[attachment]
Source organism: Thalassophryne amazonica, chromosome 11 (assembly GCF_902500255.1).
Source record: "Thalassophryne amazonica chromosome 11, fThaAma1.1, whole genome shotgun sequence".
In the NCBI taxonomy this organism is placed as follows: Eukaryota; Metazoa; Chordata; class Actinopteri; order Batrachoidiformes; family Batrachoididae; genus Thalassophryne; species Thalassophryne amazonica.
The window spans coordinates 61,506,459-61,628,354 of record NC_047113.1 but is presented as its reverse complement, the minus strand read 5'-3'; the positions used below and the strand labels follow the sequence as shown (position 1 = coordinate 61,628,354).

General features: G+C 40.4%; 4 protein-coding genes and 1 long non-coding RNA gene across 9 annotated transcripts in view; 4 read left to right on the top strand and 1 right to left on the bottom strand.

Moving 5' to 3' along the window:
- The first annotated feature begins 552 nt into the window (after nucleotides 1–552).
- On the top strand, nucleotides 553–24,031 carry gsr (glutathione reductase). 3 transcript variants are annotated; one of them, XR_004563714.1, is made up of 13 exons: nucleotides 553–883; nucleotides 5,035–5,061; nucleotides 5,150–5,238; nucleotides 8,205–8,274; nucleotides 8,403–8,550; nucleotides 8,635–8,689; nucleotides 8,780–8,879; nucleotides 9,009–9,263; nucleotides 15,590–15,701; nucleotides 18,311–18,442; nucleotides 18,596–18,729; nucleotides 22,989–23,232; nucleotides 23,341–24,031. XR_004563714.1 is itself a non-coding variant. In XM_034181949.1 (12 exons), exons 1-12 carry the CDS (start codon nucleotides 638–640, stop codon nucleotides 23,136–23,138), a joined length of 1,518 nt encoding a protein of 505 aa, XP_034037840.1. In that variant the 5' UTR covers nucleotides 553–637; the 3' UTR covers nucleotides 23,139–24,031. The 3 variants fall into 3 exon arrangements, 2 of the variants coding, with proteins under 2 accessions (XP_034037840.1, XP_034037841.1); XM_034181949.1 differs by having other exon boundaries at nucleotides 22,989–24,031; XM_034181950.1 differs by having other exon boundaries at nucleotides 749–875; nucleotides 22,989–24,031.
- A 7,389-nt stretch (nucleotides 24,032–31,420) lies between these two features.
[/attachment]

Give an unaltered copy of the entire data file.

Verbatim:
Source organism: Thalassophryne amazonica, chromosome 11 (assembly GCF_902500255.1).
Source record: "Thalassophryne amazonica chromosome 11, fThaAma1.1, whole genome shotgun sequence".
In the NCBI taxonomy this organism is placed as follows: Eukaryota; Metazoa; Chordata; class Actinopteri; order Batrachoidiformes; family Batrachoididae; genus Thalassophryne; species Thalassophryne amazonica.
The window spans coordinates 61,506,459-61,628,354 of record NC_047113.1 but is presented as its reverse complement, the minus strand read 5'-3'; the positions used below and the strand labels follow the sequence as shown (position 1 = coordinate 61,628,354).

General features: G+C 40.4%; 4 protein-coding genes and 1 long non-coding RNA gene across 9 annotated transcripts in view; 4 read left to right on the top strand and 1 right to left on the bottom strand.

Moving 5' to 3' along the window:
- The first annotated feature begins 552 nt into the window (after nucleotides 1–552).
- On the top strand, nucleotides 553–24,031 carry gsr (glutathione reductase). 3 transcript variants are annotated; one of them, XR_004563714.1, is made up of 13 exons: nucleotides 553–883; nucleotides 5,035–5,061; nucleotides 5,150–5,238; nucleotides 8,205–8,274; nucleotides 8,403–8,550; nucleotides 8,635–8,689; nucleotides 8,780–8,879; nucleotides 9,009–9,263; nucleotides 15,590–15,701; nucleotides 18,311–18,442; nucleotides 18,596–18,729; nucleotides 22,989–23,232; nucleotides 23,341–24,031. XR_004563714.1 is itself a non-coding variant. In XM_034181949.1 (12 exons), exons 1-12 carry the CDS (start codon nucleotides 638–640, stop codon nucleotides 23,136–23,138), a joined length of 1,518 nt encoding a protein of 505 aa, XP_034037840.1. In that variant the 5' UTR covers nucleotides 553–637; the 3' UTR covers nucleotides 23,139–24,031. The 3 variants fall into 3 exon arrangements, 2 of the variants coding, with proteins under 2 accessions (XP_034037840.1, XP_034037841.1); XM_034181949.1 differs by having other exon boundaries at nucleotides 22,989–24,031; XM_034181950.1 differs by having other exon boundaries at nucleotides 749–875; nucleotides 22,989–24,031.
- A 7,389-nt stretch (nucleotides 24,032–31,420) lies between these two features.